INTERVIEW ON THE PRICE OF BUSINESS SHOW, MEDIA PARTNER OF THIS SITE.
Recently Kevin Price, Host of the nationally syndicated Price of Business Show, interviewed Majora Carter.
On a recent Price of Business show, Host Kevin Price visited with Majora Carter (an urban revitalization expert and real estate developer). Carter argues that poorer communities could be transformed by a time-honored corporate practice: a talent retention strategy.
By incorporating this type of plan, communities can offer up an alternative to traditional programs, policies and attitudes that do little to lift people out of poverty. Without this – Carter says struggling communities cannot succeed if their most gifted residents measure their success by how far away they get away.
In her new book: RECLAIMING YOUR COMMUNITY: YOU DON’T HAVE TO MOVE OUT OF YOUR NEIGHBORHOOD TO LIVE IN A BETTER ONE ” Carter offers up a powerful rethinking of poverty, economic development, and the meaning of success in hopes of creating an enduring legacy of community wealth, pride, and power.
According to a statement, “Urban revitalization strategist MAJORA CARTER offers a solution to end the brain drain that cripples low-income communities, mapping out a development strategy focused on encouraging talented people to stay – and help lift up the community.
“Carter argues that these areas need a talent-retention strategy, just like the ones companies have. Retaining homegrown talent is a critical part of creating a strong local economy that can resist gentrification. But too many people born in low-status communities measure their success by how far away from them they can get.
“Carter, who could have been one of them, returned to the South Bronx and devised a development strategy rooted in the conviction that these communities have the resources within themselves to succeed.
In the new book – ‘Reclaiming Your Community: You Don’t Have to Move Out of Your Neighborhood to Live in A Better One’ writes about how she could have left her neighborhood. But she chose to stay in the South Bronx and develop a new way to revitalize and preserve her home.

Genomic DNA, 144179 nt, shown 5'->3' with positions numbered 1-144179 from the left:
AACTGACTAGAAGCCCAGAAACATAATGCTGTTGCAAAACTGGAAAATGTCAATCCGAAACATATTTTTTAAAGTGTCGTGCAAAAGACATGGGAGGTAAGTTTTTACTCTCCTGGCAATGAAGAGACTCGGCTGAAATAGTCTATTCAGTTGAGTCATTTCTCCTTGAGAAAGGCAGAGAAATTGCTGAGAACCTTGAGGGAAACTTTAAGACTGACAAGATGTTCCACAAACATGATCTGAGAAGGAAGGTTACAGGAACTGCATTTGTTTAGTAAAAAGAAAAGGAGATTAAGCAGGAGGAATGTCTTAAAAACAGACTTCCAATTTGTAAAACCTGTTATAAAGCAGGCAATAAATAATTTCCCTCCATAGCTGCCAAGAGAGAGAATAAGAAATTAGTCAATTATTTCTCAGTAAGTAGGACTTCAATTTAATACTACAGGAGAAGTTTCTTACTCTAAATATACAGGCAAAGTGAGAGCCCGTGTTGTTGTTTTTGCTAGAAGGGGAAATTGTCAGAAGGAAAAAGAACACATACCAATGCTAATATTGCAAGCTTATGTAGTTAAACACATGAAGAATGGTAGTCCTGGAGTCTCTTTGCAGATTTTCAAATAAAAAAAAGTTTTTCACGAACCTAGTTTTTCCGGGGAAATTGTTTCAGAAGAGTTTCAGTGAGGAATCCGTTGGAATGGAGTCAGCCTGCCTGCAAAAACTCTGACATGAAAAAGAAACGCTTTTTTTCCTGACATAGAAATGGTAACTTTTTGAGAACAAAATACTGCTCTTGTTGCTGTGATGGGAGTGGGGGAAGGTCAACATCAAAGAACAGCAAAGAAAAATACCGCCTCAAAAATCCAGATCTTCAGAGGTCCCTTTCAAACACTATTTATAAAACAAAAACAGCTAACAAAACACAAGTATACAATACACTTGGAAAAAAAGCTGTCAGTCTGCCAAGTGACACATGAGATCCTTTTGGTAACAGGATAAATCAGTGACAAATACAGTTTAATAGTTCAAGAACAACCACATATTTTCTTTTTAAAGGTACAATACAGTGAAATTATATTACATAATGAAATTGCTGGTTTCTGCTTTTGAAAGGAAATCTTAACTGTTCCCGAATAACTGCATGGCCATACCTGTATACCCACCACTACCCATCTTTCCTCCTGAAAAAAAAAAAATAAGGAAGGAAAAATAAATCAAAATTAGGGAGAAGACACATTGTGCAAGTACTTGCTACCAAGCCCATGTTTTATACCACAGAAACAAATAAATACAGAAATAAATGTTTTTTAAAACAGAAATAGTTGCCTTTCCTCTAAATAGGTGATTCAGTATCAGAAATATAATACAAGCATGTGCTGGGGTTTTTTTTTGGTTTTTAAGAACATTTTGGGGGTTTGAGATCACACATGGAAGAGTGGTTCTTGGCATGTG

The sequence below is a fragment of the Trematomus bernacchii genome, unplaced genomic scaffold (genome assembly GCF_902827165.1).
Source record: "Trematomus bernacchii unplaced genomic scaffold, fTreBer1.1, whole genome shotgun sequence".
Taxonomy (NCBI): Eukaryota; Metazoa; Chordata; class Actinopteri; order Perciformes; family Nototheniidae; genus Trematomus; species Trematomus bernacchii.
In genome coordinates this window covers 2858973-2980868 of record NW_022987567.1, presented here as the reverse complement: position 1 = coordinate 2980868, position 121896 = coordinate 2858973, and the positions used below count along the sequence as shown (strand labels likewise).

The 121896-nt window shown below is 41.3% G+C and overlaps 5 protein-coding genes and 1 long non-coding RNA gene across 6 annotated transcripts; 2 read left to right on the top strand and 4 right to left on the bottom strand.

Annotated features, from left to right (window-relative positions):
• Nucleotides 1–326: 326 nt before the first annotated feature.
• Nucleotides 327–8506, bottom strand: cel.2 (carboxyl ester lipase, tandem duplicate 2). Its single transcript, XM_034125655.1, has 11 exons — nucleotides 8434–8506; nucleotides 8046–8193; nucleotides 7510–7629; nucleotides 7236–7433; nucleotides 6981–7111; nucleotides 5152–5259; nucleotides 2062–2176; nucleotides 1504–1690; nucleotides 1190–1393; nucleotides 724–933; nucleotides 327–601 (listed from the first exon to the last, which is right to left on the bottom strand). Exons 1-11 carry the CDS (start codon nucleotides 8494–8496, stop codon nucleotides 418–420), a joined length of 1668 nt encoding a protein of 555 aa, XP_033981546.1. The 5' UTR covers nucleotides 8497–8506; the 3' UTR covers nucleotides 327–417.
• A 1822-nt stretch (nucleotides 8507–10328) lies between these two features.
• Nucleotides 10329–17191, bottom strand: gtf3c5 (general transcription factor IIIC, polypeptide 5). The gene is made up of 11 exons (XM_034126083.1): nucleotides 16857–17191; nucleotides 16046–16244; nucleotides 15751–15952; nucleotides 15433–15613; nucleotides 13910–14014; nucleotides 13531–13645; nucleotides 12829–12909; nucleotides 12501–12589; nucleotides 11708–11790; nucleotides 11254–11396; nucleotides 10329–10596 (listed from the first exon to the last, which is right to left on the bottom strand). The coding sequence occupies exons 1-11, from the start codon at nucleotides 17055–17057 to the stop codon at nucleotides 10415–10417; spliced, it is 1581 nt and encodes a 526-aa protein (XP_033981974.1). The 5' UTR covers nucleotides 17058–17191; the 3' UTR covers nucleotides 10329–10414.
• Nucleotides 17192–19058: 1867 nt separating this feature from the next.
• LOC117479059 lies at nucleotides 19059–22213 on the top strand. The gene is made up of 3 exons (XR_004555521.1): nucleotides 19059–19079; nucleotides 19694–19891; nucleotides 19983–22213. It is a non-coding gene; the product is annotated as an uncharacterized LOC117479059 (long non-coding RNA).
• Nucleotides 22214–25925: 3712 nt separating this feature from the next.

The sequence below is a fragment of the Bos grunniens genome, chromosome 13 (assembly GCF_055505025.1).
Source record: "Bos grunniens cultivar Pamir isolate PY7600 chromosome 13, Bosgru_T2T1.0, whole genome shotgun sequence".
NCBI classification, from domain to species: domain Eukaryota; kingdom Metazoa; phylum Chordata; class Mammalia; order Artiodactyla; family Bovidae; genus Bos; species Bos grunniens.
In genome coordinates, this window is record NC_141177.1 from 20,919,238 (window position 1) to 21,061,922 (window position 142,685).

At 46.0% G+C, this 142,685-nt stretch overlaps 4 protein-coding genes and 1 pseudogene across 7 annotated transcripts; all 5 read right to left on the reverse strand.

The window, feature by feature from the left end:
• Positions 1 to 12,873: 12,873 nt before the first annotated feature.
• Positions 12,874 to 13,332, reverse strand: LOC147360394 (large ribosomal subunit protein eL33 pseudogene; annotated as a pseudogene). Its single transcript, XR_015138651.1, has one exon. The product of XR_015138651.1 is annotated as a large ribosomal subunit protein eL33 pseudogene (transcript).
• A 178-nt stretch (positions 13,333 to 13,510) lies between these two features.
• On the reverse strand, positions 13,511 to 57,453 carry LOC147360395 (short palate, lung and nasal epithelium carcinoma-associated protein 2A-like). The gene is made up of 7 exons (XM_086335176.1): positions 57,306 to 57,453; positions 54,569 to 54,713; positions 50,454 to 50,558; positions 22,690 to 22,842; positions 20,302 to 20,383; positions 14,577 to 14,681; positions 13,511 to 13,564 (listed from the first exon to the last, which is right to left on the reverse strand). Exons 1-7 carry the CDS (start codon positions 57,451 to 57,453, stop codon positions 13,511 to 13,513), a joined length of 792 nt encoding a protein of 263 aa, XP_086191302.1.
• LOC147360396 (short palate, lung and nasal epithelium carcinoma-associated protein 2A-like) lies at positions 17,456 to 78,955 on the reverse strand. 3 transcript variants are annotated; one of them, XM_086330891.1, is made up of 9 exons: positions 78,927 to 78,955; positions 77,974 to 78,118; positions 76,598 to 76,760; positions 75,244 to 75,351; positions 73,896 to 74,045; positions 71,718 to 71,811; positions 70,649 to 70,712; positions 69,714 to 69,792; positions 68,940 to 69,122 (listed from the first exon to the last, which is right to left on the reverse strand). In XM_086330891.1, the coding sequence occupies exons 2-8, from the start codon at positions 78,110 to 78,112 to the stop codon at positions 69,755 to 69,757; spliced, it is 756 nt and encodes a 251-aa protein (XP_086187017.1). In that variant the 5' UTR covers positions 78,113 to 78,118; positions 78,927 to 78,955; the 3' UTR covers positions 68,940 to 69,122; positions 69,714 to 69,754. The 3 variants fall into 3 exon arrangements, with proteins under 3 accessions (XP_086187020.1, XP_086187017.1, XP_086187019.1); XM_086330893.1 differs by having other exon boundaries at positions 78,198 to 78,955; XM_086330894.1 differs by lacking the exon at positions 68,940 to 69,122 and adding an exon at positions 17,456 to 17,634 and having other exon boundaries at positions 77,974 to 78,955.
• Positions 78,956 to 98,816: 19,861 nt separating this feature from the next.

The statement continues, “In this profoundly personal book, Carter writes about: her brother’s murder, transforming a local dump into an award-winning park, her experiences as a woman of color confronting the ‘male and pale’ real estate industry and what she calls the ‘nonprofit industrial complex’ as well as her successes, her setbacks, and her struggles of real estate and nonprofit and philanthropic establishments.”
About the author: MAJORA CARTER is a real estate developer, urban revitalization strategy consultant, MacArthur Fellow and Peabody Award winning broadcaster. She is responsible for the creation and successful implementation of numerous economic developments, technology & green-infrastructure projects, policies and job training & placement systems. Carter applies her corporate consulting practice focused on talent-retention to reducing Brain Drain in American low-status communities. She has firsthand experience pioneering sustainable economic development in one of America’s most storied low-status communities: the South Bronx. Majora is quoted on the walls of the Smithsonian Museum of African-American History and Culture in DC: “Nobody should have to move out of their neighborhood to live in a better one”. She has served on the boards of the US Green Building Council, Ceres, The Wilderness Society, and the Andrew Goodman Foundation. Carter has helped connect tech industry pioneers such as Etsy, Gust, FreshDirect, Google, and Cisco to diverse communities at all levels.
The Price of Business is one of the longest running shows of its kind in the country and is in markets coast to coast. The Host, Kevin Price, is a multi-award winning author, broadcast journalist, and syndicated columnist. Learn more about the show and its digital partners at www.PriceofBusiness.com (scroll down to the bottom of the page).